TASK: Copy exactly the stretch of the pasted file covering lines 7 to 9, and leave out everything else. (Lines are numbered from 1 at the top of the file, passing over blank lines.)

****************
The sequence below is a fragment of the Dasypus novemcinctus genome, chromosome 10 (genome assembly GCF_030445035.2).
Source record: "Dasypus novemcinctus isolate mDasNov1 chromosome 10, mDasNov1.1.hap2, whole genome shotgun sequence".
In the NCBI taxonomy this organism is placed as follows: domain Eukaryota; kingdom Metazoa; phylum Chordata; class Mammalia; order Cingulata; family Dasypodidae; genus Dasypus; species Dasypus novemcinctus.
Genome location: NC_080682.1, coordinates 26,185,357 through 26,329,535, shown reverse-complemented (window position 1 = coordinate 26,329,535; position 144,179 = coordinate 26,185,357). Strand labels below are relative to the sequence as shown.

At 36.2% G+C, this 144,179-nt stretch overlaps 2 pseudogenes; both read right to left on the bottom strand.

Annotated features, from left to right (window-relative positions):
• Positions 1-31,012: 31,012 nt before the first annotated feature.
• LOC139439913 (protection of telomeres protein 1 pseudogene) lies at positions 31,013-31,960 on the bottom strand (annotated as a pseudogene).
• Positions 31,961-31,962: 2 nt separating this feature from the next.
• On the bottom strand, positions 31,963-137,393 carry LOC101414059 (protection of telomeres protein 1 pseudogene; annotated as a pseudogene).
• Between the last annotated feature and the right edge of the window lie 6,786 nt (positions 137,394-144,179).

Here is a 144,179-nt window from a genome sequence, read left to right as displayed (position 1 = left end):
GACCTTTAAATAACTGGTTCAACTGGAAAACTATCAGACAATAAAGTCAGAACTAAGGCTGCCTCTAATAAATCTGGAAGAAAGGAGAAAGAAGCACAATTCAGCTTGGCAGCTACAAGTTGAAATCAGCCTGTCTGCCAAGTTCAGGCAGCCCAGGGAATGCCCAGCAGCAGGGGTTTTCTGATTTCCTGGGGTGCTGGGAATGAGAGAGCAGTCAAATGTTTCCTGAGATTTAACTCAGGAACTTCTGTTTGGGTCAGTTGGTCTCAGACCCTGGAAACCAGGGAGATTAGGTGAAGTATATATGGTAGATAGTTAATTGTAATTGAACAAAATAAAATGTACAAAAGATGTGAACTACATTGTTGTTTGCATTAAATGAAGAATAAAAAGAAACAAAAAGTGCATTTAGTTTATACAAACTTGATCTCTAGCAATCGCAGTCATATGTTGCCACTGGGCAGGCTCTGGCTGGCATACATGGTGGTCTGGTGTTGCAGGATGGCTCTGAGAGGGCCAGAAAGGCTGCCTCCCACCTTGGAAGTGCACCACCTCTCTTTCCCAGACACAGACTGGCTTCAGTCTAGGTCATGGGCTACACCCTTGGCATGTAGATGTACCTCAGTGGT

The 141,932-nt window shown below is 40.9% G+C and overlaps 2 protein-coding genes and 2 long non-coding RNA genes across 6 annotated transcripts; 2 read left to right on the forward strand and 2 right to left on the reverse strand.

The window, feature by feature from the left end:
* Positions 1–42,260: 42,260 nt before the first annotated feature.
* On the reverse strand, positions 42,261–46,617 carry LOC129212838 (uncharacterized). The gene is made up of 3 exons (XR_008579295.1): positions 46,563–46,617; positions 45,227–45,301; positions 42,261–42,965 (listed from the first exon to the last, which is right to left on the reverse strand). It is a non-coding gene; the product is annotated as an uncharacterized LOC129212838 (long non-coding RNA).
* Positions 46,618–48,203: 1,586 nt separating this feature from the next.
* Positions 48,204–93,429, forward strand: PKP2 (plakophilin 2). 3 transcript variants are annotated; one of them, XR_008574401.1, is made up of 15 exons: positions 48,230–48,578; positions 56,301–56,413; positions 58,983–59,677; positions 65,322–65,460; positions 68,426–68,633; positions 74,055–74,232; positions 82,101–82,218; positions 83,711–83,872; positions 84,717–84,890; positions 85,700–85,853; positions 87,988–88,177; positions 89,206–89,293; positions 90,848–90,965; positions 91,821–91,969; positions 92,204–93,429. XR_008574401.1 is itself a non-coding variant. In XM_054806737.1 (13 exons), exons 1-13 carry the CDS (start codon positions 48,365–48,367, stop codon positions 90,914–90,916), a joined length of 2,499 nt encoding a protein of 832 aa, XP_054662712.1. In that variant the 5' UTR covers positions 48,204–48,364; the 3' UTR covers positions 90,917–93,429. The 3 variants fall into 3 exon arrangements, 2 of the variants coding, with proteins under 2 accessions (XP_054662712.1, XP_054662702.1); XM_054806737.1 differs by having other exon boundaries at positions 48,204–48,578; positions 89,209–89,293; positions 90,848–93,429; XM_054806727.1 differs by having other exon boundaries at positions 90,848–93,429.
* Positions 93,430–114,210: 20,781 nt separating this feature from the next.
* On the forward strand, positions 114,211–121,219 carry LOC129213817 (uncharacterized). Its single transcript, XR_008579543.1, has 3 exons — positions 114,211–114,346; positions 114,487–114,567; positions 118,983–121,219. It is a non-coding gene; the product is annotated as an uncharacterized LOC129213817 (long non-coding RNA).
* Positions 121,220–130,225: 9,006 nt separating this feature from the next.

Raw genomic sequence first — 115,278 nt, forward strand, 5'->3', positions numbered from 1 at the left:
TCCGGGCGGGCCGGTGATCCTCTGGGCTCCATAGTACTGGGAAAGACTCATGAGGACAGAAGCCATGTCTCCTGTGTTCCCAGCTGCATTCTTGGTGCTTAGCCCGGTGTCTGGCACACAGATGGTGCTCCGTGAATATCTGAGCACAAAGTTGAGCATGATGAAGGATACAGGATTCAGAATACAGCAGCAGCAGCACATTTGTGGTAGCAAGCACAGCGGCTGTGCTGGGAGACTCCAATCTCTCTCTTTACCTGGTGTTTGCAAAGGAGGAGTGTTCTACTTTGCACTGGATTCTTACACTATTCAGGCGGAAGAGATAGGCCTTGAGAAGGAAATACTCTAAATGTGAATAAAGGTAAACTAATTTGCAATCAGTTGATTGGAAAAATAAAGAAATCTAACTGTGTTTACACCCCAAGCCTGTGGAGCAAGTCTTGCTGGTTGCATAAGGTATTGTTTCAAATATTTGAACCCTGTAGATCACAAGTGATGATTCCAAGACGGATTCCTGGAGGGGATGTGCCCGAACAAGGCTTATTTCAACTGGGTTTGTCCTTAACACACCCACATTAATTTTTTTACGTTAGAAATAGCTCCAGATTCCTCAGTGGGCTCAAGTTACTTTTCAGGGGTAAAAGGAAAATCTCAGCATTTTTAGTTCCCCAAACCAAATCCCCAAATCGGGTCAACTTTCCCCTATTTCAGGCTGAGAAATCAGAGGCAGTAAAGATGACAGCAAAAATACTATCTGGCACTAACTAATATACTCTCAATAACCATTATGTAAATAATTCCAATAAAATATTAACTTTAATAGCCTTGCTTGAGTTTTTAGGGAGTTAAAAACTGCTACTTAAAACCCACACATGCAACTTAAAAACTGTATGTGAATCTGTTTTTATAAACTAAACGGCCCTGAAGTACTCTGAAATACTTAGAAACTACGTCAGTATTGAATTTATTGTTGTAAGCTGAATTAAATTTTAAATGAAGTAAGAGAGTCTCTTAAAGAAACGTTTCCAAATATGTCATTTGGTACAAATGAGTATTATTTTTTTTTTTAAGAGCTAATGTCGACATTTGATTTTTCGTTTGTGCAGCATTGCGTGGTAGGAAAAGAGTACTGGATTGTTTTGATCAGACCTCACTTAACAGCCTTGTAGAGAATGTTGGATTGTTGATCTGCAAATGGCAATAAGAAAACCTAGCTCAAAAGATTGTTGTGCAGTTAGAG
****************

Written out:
• Positions 1-31,012: 31,012 nt before the first annotated feature.
• LOC139439913 (protection of telomeres protein 1 pseudogene) lies at positions 31,013-31,960 on the bottom strand (annotated as a pseudogene).
• Positions 31,961-31,962: 2 nt separating this feature from the next.